All I Want For Christmas

Screen Shot 2015-12-05 at 10.22.15 PMI admit to having book lust.  My zeal for reading has me, like most 50 year olds, staring down through lenses propped on the end of my nose.  An eye doctor would say it isn’t due to reading, just the natural progression of age.  But I have a good eye doctor who claims he will never retire.  Any way you slice it, it isn’t healthy: reading too much, aging, not retiring.

Rather than deny my appetite, I’ll publish my reading list here, in case anyone wishes to send me something this holiday.  There are 55 books on my wish list,  however I can only realistically read 20 books this year.  Not many of these are at the library, but a few are, like Helen Keller’s autobiography.  I don’t know why I never got to that one.  It’s a must read for anyone human.

The problem with having a wish list is that it grows as new books are published.  For instance, did you know the best work in 100 years on the subject of suicide just came out?  Yes, it is a morbid subject, but Americans tend to deny themselves introspection anyway.  That’s a joke, son.

Lake Padden Trail

Lake Padden trail 3

We take this trail so infrequently, because the parking lot is used mostly by mountain bikers going up the Galbraith Mountain trails on the opposite side of Samish Road.  We were lucky on this rainy day to get a spot.  I always back in, because it is safer to pull out than back out, because bikers don’t pay attention. That’s a true fact. Besides being a solitary and inward-focused sport, bikers are too exhausted to care about anything at the end of the trail.

Lake Padden trail dog 10This particular day, we decided to let our dog Bella off-leash.  She’s 2 now, and has, with the help of treats, earned this right because we trust she’ll return at least for them, if not us.  But she more than proved herself, going on ahead 20 or 30 feet and looking back to make sure we were in sight.  Even when we encountered hikers with dogs, as was always the case, she played for a bit, and then stayed with us.  Bella has reached a turning point.

Lake Padden trail 16

We also reach our turning point.  The trail has larger loops for people able to go the duration.  This one is just within our reach.  If we were to tally the litany of our aches and injuries, you’d see why.  We’re not out to burn calories.  Nothing like a woods trail recharges.  The hell with mobile devices.  All you need is a camera.Lake Padden trail leaf 20Even though this is the woods, everywhere is evidence of human presence, of human disturbance.  This photo of a cedar trunk still displays the axe-cut where the logger inserted a board to stand on while using a one or two-man bucksaw.  This trail resides between Samish Road and the I-5 corridor, so road noise is never far off, despite the sound dampening effect of fir foliage.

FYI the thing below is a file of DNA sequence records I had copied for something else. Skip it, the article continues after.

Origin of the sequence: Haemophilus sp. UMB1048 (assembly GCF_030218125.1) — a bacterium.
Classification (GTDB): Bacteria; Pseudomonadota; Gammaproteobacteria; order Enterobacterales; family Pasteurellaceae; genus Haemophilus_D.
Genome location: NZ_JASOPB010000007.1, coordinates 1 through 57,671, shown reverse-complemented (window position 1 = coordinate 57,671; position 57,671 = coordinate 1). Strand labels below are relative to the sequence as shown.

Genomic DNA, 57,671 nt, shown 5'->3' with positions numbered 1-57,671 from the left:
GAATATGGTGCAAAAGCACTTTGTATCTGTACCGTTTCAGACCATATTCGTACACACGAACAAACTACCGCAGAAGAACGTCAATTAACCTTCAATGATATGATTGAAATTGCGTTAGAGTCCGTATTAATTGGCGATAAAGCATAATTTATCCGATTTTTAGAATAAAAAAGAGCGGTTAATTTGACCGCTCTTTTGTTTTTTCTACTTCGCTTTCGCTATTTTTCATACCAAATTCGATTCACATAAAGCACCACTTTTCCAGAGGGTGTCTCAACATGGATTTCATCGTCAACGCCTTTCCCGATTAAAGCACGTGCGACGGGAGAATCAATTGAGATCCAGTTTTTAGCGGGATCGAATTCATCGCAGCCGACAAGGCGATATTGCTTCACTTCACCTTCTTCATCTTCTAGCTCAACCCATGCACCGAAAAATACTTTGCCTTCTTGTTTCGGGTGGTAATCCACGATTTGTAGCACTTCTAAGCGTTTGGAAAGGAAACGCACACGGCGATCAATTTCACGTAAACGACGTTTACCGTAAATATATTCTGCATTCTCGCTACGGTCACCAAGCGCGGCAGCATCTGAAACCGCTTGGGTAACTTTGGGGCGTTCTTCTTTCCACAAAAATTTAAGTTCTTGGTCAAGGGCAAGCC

Axe cut in cedar trunk. Signs left over from logging.

Signs left over from logging

To get to this Lake Padden Trail going North on I-5 toward Bellingham, Washington, take the North Lake Samish exit 246, and turn left off the ramp.  The trail head parking lot is less than a half mile up on the left.  From Bellingham, take Lakeway east to the I-5 South, then proceed to the same exit, turning left off the ramp.

College Transcripts in the Consumer Age

As if college debt weren’t enough, the ball and chain still dragged around by students includes their permanent academic record, the transcript.  Long after a student leaves college, that institution holds the keys to obtaining an official transcript.  If a student wants a copy of a transcript, he or she pays that institution for an unofficial copy.  If the student transfers to another college, the onus is on the student to request a transcript from the host or exit institution, frequently paying a fee to have an official, sealed copy sent to the host or receiving institution.  In other cases, a student may request and pay for an official transcript to be sent to an employer to verify the student’s education.  In fact, colleges and universities never release official transcripts to students.  The upshot is this: who owns the student’s academic record? Does the student?  Then why pay for the institution for the right to access it?  Does the institution own it?  Then why the interference of the student in paying for a copy and transmitting this document to other parties? Don’t we live in an age of consumers, an age of ownership, an age of individual responsibility, an age of independence?

The fact is that higher education institutions have operated on an ancient model for far too long.  The doctrine of in loco parentis allowed even postsecondary institutions to behave in the stead of parents, taking custody of resident students and meting out discretionary discipline.  With the massive changes higher education faces as a result of costs rising far faster than inflation, student academic records are one area consumers should be contemplating prying away from the purvue of institutions.

For one, students increasingly are characterized by the term nontraditional, meaning 73% of students stop and restart their education due to family and work obligations. They are no longer simply 18-24 year-olds, but mature adults continuing on the path of occupational readiness.  Because of the brevity of work (approximately 2.4 years per worker at one employer), transition and frequent access to academic records should serve as the primary impetus for freeing the institutional hold over student transcripts.  A great many of these institutions are not public, but private non-profit, or private for-profit.  They have administrative policy, not statutory authority, for maintaining student records.

The question is when will student activists rise up to question the traditional aspect of institutional possession of the student record?  When will people place on the ballot initiatives that free their information from the custody of non-governmental institutions which could fail, merge with others, or change address?